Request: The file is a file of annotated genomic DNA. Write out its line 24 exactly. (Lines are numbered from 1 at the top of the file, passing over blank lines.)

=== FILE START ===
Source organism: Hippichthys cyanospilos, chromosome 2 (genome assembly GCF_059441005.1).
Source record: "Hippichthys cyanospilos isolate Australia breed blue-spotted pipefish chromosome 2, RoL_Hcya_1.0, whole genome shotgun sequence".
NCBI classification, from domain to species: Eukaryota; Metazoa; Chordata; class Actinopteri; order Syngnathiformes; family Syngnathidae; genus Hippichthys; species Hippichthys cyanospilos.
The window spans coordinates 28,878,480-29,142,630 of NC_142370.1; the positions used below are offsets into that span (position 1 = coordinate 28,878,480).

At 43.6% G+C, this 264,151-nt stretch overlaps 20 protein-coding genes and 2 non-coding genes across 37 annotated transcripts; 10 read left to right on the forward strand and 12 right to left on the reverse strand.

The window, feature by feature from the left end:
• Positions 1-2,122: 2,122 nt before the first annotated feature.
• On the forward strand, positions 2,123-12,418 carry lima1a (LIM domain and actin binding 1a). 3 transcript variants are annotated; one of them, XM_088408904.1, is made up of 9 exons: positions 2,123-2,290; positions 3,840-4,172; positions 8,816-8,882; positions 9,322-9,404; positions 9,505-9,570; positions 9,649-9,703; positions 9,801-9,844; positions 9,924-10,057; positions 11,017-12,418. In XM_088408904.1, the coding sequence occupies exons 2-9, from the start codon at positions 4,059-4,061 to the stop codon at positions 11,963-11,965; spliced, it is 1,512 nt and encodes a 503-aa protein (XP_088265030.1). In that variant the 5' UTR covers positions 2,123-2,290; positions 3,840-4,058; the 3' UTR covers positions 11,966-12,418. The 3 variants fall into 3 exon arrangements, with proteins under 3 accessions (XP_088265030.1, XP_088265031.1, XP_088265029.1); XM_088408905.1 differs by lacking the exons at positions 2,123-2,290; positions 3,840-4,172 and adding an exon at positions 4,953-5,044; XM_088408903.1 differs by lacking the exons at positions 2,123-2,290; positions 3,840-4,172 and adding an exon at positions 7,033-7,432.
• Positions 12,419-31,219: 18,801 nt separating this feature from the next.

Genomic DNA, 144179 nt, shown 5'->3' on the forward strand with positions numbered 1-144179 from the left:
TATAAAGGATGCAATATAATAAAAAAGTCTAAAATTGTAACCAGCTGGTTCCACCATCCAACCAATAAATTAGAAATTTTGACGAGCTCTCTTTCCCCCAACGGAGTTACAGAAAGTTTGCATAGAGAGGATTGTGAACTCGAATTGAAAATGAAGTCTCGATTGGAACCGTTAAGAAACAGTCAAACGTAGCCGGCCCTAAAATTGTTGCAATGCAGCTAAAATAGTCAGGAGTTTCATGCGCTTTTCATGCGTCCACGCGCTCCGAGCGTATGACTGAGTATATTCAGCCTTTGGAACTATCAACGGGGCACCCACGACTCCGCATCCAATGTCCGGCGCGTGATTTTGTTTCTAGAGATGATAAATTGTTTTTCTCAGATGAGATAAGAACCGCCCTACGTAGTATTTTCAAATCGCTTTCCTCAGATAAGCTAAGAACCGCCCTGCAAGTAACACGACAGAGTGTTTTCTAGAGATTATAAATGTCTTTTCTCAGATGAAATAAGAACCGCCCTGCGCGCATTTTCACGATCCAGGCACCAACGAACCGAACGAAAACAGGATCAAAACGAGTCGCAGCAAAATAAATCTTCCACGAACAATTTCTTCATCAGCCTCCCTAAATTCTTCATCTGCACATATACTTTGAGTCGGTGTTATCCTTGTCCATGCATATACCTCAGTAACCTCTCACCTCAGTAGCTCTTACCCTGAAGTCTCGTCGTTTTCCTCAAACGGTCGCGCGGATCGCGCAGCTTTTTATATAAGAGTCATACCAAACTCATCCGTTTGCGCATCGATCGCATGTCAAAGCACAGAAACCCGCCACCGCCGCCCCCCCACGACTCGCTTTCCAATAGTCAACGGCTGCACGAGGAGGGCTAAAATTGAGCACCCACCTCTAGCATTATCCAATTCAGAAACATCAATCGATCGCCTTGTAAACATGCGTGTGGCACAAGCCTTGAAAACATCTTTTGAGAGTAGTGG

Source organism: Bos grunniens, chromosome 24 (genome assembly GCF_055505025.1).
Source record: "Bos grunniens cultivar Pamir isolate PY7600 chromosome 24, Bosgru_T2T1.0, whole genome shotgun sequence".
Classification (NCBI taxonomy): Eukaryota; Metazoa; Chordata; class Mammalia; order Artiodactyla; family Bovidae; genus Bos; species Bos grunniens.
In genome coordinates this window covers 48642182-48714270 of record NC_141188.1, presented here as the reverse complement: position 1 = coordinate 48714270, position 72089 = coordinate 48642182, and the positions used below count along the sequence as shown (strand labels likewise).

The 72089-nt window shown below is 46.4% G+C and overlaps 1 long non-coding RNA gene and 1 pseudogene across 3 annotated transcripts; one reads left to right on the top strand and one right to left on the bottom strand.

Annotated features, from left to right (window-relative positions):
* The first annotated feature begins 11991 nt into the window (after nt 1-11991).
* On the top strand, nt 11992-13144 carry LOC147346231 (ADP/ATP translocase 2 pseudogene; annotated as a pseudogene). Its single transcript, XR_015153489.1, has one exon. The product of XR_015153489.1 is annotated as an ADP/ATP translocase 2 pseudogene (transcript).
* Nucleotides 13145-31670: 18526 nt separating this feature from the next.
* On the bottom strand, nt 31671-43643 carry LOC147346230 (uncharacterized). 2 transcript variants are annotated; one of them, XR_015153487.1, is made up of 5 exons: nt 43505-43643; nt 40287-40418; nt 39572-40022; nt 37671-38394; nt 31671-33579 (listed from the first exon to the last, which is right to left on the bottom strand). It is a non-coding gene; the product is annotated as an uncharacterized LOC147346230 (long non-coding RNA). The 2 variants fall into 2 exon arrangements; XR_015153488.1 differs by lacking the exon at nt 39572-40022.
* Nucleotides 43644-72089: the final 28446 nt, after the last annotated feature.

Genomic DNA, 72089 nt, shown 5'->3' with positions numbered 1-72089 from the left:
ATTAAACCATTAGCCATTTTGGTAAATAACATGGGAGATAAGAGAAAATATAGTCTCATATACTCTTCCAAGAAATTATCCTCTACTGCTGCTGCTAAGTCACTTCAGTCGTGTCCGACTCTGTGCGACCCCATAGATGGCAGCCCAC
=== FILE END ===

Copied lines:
ATTAAACCATTAGCCATTTTGGTAAATAACATGGGAGATAAGAGAAAATATAGTCTCATATACTCTTCCAAGAAATTATCCTCTACTGCTGCTGCTAAGTCACTTCAGTCGTGTCCGACTCTGTGCGACCCCATAGATGGCAGCCCAC